It’s official: water licences in 90 days
Licensing of discharge from water treatment facilities within 90-days will minimise delays for planned expansion projects
The Department of Water Affairs has implemented its plan for a 90-day turnaround on water use licence (WUL) applications – applying this new timeframe as of 1 April 2021.
This step is to be applauded, according to SRK Consulting environmental scientist Megan Kim Govender, although it does mean that applicants will now need to be more prepared with their submissions. The DWS announced last year a revision to its regulations on WULA procedures, reducing the targeted timeframe from 300 days. All submissions after 1 April 2021 will follow the 90-day review and decision process while applications initiated before 1 April 2021 will still follow the 300-day process.
“By speeding up the process, it is hoped that applications can be adjudicated faster, and licences issued more quickly – allowing developers to initiate projects sooner,” said Govender. “However, more detailed studies and preparation must be conducted upfront to ensure a complete submission that meets all DWS requirements.”
Never miss a story. Join our community.
She warned that the new system may give DWS case officers less time to request information that might be unclear, incomplete or missing from the submission – in which case the whole application may be rejected. This would send applicants back to the drawing board and delay their projects.
“There will be no opportunity for the applicant to submit any missing information or refine details during the 90-days,” agreed Jacky Burke, principal scientist at SRK Consulting. “Applications must contain all the necessary specialist information, design requirements and supporting information first time around.”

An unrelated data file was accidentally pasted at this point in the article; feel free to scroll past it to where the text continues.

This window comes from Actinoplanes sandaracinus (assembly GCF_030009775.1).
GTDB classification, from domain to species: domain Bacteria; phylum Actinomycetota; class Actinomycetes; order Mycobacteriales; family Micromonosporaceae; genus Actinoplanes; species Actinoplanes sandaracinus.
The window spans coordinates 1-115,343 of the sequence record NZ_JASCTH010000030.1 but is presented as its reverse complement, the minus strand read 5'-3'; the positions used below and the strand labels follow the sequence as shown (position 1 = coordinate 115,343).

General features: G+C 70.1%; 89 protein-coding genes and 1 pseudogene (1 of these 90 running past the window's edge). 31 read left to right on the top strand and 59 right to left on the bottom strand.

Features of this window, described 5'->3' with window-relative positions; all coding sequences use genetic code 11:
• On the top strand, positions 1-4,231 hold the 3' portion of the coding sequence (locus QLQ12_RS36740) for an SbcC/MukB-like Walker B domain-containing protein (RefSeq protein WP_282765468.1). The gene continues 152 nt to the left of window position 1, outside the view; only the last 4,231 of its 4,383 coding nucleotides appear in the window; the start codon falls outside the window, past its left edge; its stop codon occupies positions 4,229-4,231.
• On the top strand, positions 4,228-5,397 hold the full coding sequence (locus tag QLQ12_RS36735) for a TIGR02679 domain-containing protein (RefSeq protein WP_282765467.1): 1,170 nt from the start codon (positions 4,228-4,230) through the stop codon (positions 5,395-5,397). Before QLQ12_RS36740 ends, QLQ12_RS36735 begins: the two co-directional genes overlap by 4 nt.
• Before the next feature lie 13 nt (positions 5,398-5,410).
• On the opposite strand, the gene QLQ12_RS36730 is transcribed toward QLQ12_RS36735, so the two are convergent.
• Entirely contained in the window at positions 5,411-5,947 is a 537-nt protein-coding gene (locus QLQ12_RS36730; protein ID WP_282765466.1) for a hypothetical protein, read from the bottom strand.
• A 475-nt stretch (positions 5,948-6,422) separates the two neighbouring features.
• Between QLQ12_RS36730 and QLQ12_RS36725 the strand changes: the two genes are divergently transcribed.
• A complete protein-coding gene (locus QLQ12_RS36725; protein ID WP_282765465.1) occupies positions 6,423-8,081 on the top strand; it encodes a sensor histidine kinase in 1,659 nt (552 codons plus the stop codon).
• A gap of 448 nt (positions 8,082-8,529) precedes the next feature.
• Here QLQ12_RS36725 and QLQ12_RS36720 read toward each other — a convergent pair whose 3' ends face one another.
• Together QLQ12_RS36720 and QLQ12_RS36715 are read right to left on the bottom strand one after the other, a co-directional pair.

WULA submissions must now include detailed engineering specifications, in accordance with the DWS’s technical advisory notes (TANs) and design checklists, said Burke. This is in line with global best practice, which is moving toward closer integration of engineering aspects with environmental, social and governance (ESG) issues and financial sustainability in all projects.
Govender noted that the pre-application phase of the WULA will include a pre-application meeting with the DWS case officer, meetings with the DWS sub-directorates (for instream water uses and engineering designs), site visits, technical report compilation and the completion of the necessary departmental forms.
“Once the full WULA – including supporting information – is submitted, the clock will start ticking and DWS will have 90 days to assess the application,” she said. “It will be important for applicants to cover all the bases to reduce the chance of rejection.”
She recommended that, in addition to the regulated pre-application meeting with DWS, applicants should also request a pre-submission meeting to check that there are no obvious gaps or shortcomings in their documentation. Certain DWS offices already conducted such meetings.
“One of the changes that the new system brings is that applicants will now generally have to advance their projects to feasibility stage – rather than pre-feasibility – before their WULA submissions can comply with the levels of detail required by the department,” she said. “Nonetheless, it is wise to engage knowledgeable consultants, with experience in the application process, at an early stage in the project life-cycle.”